As you can see from the above list, these restrictions have serious consequences.
If You Have Been Served With a DVRO…
- Immediately stop contacting the person seeking the restraining order. This advice applies regardless of whether the actual restraining order prohibits you from contacting that person or not. Ask your attorney if you have to contact the protected person regarding co-parenting issues.
- Review the court orders (see the bottom of the paperwork which reads, “This is a court order”).
- Carefully read what you are prohibited from doing in the court’s orders. Pay attention to every checked box, and anything written in by the judge on the form.
- Depending on the allegations in the petition and the Judge’s decision on the request, the orders may prohibit you from all contact with the protected person.
- The court orders may also require you to move out of the residence, and even stay 100 yards or more away from the protected person(s)’ home, school, work, and self.
- Contact an experienced DVRO defense attorney. Your attorney should be experienced in defending against restraining orders, and be an aggressive advocate for you in court. Find out whether your attorney has taken DVRO cases to trial, and if so, what was the result. Make sure that you feel comfortable being honest and open with your attorney, because she or he will need accurate and truthful information from you to strategize the best defense possible for your case.
- Turn in your firearms to a licensed gun dealer or law enforcement.
Pending Criminal Charges
You may face criminal prosecution based on the allegations in the restraining order. Pending criminal charges are serious, and may result in a conviction for felony domestic violence.
If you are facing criminal charges, it is critical that you not waive your Fifth Amendment right to not incriminate yourself.
Anything that you say or do can be used against you. You should discuss how to best protect your constitutional rights with your attorney.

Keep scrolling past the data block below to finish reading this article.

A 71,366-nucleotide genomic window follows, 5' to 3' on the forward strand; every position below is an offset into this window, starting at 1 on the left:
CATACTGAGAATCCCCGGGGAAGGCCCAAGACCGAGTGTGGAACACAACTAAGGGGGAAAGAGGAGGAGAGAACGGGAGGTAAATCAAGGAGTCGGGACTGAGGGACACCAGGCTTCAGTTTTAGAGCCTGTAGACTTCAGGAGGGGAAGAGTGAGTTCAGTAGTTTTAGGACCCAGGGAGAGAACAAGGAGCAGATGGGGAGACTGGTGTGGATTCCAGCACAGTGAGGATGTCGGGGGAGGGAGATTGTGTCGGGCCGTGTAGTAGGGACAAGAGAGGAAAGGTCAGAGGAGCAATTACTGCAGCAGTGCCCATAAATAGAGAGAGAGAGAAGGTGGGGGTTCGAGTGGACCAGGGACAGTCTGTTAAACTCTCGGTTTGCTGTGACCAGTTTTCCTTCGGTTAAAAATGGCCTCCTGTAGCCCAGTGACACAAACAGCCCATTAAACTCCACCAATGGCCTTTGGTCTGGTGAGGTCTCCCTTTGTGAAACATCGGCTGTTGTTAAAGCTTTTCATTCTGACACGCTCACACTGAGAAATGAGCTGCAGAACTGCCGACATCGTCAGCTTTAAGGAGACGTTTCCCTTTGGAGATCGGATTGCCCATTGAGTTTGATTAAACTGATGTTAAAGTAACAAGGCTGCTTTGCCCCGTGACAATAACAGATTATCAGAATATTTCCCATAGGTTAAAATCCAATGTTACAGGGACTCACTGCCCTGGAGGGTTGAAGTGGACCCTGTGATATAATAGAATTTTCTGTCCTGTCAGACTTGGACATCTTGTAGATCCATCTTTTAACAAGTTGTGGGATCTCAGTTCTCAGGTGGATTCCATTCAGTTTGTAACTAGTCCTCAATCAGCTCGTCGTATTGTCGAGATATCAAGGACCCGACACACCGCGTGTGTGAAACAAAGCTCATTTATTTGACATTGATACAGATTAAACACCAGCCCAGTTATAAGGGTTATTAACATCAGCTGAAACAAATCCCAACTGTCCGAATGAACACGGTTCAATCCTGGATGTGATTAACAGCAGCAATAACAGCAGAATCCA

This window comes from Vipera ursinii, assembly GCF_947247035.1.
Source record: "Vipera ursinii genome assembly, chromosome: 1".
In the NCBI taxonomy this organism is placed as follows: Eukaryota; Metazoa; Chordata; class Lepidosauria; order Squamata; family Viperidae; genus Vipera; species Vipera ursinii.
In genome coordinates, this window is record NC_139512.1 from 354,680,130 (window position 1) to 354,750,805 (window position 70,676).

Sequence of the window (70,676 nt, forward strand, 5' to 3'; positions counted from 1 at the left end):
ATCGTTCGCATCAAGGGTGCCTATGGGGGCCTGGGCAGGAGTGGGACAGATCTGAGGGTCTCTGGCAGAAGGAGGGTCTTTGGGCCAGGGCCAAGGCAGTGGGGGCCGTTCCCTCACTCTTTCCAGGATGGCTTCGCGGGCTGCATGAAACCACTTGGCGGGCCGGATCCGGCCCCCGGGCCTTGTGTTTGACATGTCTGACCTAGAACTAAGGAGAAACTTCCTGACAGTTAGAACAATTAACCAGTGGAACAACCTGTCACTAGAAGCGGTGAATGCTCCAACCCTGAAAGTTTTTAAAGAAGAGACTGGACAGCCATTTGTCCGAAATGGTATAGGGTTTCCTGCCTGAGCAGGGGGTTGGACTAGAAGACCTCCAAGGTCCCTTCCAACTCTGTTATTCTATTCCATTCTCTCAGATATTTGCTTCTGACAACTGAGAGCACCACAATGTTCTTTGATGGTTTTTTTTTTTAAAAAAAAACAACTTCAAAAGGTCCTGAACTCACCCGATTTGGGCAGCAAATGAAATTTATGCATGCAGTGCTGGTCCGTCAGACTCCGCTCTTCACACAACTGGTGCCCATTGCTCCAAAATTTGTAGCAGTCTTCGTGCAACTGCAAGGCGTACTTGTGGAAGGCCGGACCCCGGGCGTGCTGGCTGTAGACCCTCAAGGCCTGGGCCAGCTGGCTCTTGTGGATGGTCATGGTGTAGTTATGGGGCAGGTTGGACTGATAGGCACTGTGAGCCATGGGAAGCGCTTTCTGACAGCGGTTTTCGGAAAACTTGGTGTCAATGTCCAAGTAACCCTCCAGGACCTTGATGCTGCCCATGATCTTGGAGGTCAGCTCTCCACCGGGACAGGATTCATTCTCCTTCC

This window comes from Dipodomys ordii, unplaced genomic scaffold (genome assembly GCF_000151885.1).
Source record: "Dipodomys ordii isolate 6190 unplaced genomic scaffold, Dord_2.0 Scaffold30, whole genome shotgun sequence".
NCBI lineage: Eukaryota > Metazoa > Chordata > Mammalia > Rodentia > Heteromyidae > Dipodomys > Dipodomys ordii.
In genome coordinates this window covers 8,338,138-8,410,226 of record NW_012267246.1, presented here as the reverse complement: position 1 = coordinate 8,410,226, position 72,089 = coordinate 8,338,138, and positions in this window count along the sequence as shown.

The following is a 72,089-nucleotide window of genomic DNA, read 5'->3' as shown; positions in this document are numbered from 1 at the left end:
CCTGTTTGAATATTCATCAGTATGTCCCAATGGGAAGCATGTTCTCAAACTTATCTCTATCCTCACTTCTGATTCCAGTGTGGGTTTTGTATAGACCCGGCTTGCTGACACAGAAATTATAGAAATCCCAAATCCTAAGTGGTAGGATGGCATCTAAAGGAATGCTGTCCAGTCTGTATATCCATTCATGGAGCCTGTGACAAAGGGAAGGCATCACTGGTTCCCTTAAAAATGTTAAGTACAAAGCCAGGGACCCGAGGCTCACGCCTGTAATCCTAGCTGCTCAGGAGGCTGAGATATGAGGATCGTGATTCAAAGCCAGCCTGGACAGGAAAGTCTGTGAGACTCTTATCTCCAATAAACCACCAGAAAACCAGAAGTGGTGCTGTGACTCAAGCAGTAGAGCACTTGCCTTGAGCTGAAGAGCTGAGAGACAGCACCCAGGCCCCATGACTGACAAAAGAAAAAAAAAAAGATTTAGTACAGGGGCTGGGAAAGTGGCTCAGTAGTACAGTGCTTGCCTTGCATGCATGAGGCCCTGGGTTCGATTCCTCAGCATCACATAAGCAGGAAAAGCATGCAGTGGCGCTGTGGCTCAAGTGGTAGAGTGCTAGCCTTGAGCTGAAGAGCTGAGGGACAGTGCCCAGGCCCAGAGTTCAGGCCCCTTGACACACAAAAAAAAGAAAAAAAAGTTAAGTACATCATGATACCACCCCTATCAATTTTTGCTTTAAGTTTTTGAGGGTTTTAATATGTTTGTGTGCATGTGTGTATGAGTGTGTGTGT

Handling Communication With the Opposing Party
Not all restraining orders prohibit you from contacting the protected party. Even if you are allowed to contact them, it is a good idea to avoid doing so.
- Stick to brief, respectful, and on-point with necessary topics (e.g., co-parenting if you have a child with the other person).
- Do not discuss the restraining order with them, blame them for seeking the order, or beg them to withdraw it. Any such contact may be used against you at the hearing, and bolster their argument that you are abusive or harassing (even if that is not true).
- Do not post about the restraining order on social media.
- Do not share information with persons other than your attorney.
Again, if the court order prohibits you from contacting the other person, DO NOT CONTACT THEM. Do not email, text, call, or talk to them in person.
About Cortino Law Office: Attorney Christina Cortino handles all aspects of family law litigation. She advises clients on complicated issues related to domestic violence and restraining orders. Christina zealously and aggressively advocates for her clients regardless of whether they are the victim of abuse, or the accused. She believes every client deserves a strong advocate in court. Contact our office today to find out how we can assist with your case.
Disclaimer: This publication is designed to provide our clients and contacts with information they can use to more effectively manage their resources and information. The contents of these publications are for informational purposes only. Neither the publication nor the lawyer(s) who authored it are rendering legal or other professional advice or opinions on specific facts or matters. The author assumes no liability in connection with the use of this publication.